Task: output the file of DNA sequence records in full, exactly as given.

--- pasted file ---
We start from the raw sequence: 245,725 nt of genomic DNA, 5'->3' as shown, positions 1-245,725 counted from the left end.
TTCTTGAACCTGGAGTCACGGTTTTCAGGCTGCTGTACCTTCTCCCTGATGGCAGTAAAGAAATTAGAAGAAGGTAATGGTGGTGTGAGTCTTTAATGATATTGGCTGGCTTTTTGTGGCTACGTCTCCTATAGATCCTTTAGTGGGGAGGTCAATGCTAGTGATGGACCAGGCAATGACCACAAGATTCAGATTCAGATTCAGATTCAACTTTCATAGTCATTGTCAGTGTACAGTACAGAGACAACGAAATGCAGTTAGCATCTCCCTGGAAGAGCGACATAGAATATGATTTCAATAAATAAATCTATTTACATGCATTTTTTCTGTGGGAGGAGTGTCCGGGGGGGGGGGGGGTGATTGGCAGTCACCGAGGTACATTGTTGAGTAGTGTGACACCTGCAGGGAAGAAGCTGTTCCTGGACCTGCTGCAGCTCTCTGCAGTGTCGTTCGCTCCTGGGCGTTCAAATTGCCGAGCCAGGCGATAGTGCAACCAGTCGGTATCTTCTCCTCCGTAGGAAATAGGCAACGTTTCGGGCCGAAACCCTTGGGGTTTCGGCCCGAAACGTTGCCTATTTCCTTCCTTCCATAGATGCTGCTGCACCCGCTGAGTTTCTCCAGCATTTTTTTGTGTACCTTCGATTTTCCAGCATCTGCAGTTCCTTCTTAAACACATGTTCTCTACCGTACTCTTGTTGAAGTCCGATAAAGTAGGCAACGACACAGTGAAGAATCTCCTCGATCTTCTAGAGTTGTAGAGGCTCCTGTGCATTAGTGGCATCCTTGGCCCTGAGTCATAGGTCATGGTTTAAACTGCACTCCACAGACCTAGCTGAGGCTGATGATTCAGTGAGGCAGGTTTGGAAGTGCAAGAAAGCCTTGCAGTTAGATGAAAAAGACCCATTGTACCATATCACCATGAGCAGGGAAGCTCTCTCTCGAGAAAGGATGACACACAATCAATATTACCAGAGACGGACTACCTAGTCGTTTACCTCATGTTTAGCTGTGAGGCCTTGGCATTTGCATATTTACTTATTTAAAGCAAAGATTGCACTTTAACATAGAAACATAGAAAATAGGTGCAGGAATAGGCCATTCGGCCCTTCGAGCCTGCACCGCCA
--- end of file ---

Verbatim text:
We start from the raw sequence: 245,725 nt of genomic DNA, 5'->3' as shown, positions 1-245,725 counted from the left end.
TTCTTGAACCTGGAGTCACGGTTTTCAGGCTGCTGTACCTTCTCCCTGATGGCAGTAAAGAAATTAGAAGAAGGTAATGGTGGTGTGAGTCTTTAATGATATTGGCTGGCTTTTTGTGGCTACGTCTCCTATAGATCCTTTAGTGGGGAGGTCAATGCTAGTGATGGACCAGGCAATGACCACAAGATTCAGATTCAGATTCAGATTCAACTTTCATAGTCATTGTCAGTGTACAGTACAGAGACAACGAAATGCAGTTAGCATCTCCCTGGAAGAGCGACATAGAATATGATTTCAATAAATAAATCTATTTACATGCATTTTTTCTGTGGGAGGAGTGTCCGGGGGGGGGGGGGGTGATTGGCAGTCACCGAGGTACATTGTTGAGTAGTGTGACACCTGCAGGGAAGAAGCTGTTCCTGGACCTGCTGCAGCTCTCTGCAGTGTCGTTCGCTCCTGGGCGTTCAAATTGCCGAGCCAGGCGATAGTGCAACCAGTCGGTATCTTCTCCTCCGTAGGAAATAGGCAACGTTTCGGGCCGAAACCCTTGGGGTTTCGGCCCGAAACGTTGCCTATTTCCTTCCTTCCATAGATGCTGCTGCACCCGCTGAGTTTCTCCAGCATTTTTTTGTGTACCTTCGATTTTCCAGCATCTGCAGTTCCTTCTTAAACACATGTTCTCTACCGTACTCTTGTTGAAGTCCGATAAAGTAGGCAACGACACAGTGAAGAATCTCCTCGATCTTCTAGAGTTGTAGAGGCTCCTGTGCATTAGTGGCATCCTTGGCCCTGAGTCATAGGTCATGGTTTAAACTGCACTCCACAGACCTAGCTGAGGCTGATGATTCAGTGAGGCAGGTTTGGAAGTGCAAGAAAGCCTTGCAGTTAGATGAAAAAGACCCATTGTACCATATCACCATGAGCAGGGAAGCTCTCTCTCGAGAAAGGATGACACACAATCAATATTACCAGAGACGGACTACCTAGTCGTTTACCTCATGTTTAGCTGTGAGGCCTTGGCATTTGCATATTTACTTATTTAAAGCAAAGATTGCACTTTAACATAGAAACATAGAAAATAGGTGCAGGAATAGGCCATTCGGCCCTTCGAGCCTGCACCGCCA